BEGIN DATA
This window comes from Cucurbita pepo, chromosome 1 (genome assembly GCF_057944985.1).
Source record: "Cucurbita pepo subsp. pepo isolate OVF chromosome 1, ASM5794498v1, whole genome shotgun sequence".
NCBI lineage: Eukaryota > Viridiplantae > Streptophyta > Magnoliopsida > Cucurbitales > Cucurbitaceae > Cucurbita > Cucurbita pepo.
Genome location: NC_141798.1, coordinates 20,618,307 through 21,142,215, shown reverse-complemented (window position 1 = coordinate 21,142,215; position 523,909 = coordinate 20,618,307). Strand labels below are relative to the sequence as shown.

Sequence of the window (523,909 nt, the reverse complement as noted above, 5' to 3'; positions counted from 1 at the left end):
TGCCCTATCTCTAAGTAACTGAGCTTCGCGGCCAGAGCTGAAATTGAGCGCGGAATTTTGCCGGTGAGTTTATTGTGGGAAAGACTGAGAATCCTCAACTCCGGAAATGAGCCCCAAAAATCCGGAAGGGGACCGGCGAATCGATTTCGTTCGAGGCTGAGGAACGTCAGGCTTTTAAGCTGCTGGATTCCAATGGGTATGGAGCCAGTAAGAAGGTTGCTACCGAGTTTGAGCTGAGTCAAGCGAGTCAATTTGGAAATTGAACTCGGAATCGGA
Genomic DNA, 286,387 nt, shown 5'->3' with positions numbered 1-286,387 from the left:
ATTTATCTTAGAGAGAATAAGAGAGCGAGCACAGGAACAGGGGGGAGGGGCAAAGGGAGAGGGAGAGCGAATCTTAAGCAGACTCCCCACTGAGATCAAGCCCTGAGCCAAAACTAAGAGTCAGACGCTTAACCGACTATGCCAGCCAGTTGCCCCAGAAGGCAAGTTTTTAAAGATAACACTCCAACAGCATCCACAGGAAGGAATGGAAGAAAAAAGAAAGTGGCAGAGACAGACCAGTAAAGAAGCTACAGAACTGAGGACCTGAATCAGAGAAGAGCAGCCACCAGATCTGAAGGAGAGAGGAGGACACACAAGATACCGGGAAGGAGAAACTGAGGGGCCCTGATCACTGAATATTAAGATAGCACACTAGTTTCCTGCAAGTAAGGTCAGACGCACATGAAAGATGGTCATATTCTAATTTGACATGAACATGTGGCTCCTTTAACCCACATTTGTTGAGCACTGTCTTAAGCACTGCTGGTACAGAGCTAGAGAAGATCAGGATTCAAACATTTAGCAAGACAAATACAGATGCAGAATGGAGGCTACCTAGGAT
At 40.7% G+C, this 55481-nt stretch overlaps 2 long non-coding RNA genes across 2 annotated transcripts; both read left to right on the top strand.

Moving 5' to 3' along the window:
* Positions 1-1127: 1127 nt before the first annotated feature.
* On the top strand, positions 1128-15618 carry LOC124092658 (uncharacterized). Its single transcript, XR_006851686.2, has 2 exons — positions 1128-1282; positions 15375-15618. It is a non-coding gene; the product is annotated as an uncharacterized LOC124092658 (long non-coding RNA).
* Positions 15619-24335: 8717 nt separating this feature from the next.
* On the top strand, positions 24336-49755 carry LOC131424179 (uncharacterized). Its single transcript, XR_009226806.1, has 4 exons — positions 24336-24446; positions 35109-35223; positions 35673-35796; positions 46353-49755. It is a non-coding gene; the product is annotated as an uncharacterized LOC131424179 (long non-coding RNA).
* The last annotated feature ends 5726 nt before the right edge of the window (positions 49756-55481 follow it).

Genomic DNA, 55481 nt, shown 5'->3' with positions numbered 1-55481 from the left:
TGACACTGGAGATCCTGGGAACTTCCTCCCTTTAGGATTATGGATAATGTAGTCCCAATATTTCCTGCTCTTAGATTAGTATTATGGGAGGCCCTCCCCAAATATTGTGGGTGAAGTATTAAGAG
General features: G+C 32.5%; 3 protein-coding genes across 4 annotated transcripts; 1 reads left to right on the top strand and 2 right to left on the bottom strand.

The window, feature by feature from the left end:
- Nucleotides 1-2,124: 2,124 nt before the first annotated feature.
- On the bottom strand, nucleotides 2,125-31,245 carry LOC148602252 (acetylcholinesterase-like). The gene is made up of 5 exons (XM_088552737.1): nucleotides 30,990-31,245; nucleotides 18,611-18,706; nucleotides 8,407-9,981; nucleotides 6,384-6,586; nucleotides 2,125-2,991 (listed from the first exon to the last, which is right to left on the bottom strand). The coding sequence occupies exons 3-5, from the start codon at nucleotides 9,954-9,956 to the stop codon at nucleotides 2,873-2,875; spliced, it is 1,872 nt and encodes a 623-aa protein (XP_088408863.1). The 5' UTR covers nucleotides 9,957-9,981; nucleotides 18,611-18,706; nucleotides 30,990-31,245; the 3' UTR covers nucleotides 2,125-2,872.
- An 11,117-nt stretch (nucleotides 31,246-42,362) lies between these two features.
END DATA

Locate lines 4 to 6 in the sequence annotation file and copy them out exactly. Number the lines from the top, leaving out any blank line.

Genome location: NC_141798.1, coordinates 20,618,307 through 21,142,215, shown reverse-complemented (window position 1 = coordinate 21,142,215; position 523,909 = coordinate 20,618,307). Strand labels below are relative to the sequence as shown.

Sequence of the window (523,909 nt, the reverse complement as noted above, 5' to 3'; positions counted from 1 at the left end):
TGCCCTATCTCTAAGTAACTGAGCTTCGCGGCCAGAGCTGAAATTGAGCGCGGAATTTTGCCGGTGAGTTTATTGTGGGAAAGACTGAGAATCCTCAACTCCGGAAATGAGCCCCAAAAATCCGGAAGGGGACCGGCGAATCGATTTCGTTCGAGGCTGAGGAACGTCAGGCTTTTAAGCTGCTGGATTCCAATGGGTATGGAGCCAGTAAGAAGGTTGCTACCGAGTTTGAGCTGAGTCAAGCGAGTCAATTTGGAAATTGAACTCGGAATCGGA